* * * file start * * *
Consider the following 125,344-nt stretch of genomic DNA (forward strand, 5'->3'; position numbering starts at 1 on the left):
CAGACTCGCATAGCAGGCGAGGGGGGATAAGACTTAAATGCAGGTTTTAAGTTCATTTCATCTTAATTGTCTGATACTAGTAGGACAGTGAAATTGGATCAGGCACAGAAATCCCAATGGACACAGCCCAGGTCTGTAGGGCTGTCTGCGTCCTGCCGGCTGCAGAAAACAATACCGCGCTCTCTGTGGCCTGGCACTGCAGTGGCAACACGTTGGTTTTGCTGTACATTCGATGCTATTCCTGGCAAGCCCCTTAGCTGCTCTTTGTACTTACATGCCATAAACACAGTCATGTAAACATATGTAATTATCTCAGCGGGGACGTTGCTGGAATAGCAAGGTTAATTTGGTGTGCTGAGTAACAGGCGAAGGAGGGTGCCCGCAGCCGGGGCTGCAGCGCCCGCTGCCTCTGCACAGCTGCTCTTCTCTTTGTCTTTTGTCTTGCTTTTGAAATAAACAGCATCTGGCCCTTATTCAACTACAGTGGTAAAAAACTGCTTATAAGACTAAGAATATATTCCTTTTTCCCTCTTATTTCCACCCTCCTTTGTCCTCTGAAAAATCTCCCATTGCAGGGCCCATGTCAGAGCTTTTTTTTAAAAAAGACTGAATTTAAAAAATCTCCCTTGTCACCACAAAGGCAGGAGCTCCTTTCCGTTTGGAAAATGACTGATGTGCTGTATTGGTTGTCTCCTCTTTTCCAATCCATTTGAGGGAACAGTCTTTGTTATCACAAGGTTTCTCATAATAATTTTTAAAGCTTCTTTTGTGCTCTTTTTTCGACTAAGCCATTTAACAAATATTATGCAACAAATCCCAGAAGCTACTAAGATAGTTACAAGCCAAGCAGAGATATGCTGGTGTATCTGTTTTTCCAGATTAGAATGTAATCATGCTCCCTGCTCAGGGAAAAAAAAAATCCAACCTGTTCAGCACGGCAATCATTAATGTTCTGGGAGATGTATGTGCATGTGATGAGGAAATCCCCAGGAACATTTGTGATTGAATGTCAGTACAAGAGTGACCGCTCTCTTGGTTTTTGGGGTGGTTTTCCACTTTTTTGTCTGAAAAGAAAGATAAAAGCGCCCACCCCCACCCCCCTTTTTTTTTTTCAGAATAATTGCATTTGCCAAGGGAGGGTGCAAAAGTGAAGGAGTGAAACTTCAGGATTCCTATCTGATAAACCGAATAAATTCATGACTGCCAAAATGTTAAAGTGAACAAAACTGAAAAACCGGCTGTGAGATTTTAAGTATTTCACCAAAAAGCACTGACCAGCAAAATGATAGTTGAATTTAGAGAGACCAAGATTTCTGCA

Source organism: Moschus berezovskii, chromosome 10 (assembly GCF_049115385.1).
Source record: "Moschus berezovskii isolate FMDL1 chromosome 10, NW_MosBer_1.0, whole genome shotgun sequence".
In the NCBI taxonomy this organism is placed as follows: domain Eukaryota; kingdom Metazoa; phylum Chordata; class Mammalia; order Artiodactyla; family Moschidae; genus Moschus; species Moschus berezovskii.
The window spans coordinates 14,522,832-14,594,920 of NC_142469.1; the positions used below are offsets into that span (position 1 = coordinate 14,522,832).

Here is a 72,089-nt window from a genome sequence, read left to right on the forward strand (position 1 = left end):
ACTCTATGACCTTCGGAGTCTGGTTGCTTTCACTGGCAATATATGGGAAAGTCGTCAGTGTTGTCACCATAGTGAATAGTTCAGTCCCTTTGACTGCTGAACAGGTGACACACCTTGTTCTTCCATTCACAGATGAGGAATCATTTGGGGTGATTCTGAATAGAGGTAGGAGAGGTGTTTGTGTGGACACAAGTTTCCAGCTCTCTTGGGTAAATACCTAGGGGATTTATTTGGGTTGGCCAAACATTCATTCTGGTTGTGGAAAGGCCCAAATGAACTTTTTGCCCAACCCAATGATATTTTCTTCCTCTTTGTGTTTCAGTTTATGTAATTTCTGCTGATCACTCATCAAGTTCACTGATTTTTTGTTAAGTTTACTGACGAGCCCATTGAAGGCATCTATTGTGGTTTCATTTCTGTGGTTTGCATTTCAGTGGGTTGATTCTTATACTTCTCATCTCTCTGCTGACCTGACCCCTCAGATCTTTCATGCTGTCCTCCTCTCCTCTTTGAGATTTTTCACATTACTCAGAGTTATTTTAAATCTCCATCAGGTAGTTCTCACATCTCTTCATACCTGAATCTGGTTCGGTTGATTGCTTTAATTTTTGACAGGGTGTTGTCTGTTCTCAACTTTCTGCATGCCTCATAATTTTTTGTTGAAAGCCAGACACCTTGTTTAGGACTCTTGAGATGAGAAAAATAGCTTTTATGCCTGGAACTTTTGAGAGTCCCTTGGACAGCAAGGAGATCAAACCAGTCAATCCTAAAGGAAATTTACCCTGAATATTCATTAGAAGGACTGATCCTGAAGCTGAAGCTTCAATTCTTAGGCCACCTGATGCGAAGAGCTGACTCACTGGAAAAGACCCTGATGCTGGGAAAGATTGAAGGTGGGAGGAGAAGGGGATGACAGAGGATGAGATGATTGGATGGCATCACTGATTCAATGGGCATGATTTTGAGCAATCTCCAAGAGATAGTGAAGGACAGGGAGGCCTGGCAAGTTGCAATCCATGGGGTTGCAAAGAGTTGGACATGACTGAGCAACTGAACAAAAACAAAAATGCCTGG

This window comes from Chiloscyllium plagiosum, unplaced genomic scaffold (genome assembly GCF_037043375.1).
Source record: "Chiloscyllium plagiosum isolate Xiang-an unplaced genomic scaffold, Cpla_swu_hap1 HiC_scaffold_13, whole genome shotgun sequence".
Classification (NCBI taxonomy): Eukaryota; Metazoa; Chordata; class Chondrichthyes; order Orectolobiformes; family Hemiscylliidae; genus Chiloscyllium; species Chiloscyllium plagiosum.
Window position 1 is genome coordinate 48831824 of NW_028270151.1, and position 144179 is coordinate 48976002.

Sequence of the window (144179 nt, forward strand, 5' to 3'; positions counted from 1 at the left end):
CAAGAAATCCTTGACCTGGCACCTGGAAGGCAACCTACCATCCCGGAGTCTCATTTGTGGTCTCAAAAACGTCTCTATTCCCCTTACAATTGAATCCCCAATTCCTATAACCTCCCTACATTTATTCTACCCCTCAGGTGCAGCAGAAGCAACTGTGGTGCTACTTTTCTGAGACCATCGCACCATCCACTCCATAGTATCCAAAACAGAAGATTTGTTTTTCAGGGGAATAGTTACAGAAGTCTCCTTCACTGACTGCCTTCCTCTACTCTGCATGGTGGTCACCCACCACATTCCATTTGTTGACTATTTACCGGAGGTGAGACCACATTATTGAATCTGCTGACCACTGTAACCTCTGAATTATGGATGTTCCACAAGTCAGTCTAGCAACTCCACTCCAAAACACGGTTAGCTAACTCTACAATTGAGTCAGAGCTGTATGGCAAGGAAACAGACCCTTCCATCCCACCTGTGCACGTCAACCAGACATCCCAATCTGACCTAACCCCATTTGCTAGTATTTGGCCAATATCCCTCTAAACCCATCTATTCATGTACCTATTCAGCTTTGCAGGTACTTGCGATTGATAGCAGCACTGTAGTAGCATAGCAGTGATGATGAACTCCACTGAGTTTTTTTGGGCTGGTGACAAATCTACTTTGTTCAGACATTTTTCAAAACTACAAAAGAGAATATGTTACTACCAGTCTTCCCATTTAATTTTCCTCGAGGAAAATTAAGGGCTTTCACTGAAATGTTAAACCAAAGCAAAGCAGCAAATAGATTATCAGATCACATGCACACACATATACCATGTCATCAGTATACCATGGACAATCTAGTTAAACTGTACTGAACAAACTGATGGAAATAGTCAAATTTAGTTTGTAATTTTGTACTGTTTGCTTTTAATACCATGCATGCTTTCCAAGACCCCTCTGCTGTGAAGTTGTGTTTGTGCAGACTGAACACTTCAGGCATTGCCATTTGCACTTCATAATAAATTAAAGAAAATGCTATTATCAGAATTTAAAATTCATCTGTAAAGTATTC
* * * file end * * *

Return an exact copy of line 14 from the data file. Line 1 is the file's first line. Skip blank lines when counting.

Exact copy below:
CAAGAAATCCTTGACCTGGCACCTGGAAGGCAACCTACCATCCCGGAGTCTCATTTGTGGTCTCAAAAACGTCTCTATTCCCCTTACAATTGAATCCCCAATTCCTATAACCTCCCTACATTTATTCTACCCCTCAGGTGCAGCAGAAGCAACTGTGGTGCTACTTTTCTGAGACCATCGCACCATCCACTCCATAGTATCCAAAACAGAAGATTTGTTTTTCAGGGGAATAGTTACAGAAGTCTCCTTCACTGACTGCCTTCCTCTACTCTGCATGGTGGTCACCCACCACATTCCATTTGTTGACTATTTACCGGAGGTGAGACCACATTATTGAATCTGCTGACCACTGTAACCTCTGAATTATGGATGTTCCACAAGTCAGTCTAGCAACTCCACTCCAAAACACGGTTAGCTAACTCTACAATTGAGTCAGAGCTGTATGGCAAGGAAACAGACCCTTCCATCCCACCTGTGCACGTCAACCAGACATCCCAATCTGACCTAACCCCATTTGCTAGTATTTGGCCAATATCCCTCTAAACCCATCTATTCATGTACCTATTCAGCTTTGCAGGTACTTGCGATTGATAGCAGCACTGTAGTAGCATAGCAGTGATGATGAACTCCACTGAGTTTTTTTGGGCTGGTGACAAATCTACTTTGTTCAGACATTTTTCAAAACTACAAAAGAGAATATGTTACTACCAGTCTTCCCATTTAATTTTCCTCGAGGAAAATTAAGGGCTTTCACTGAAATGTTAAACCAAAGCAAAGCAGCAAATAGATTATCAGATCACATGCACACACATATACCATGTCATCAGTATACCATGGACAATCTAGTTAAACTGTACTGAACAAACTGATGGAAATAGTCAAATTTAGTTTGTAATTTTGTACTGTTTGCTTTTAATACCATGCATGCTTTCCAAGACCCCTCTGCTGTGAAGTTGTGTTTGTGCAGACTGAACACTTCAGGCATTGCCATTTGCACTTCATAATAAATTAAAGAAAATGCTATTATCAGAATTTAAAATTCATCTGTAAAGTATTC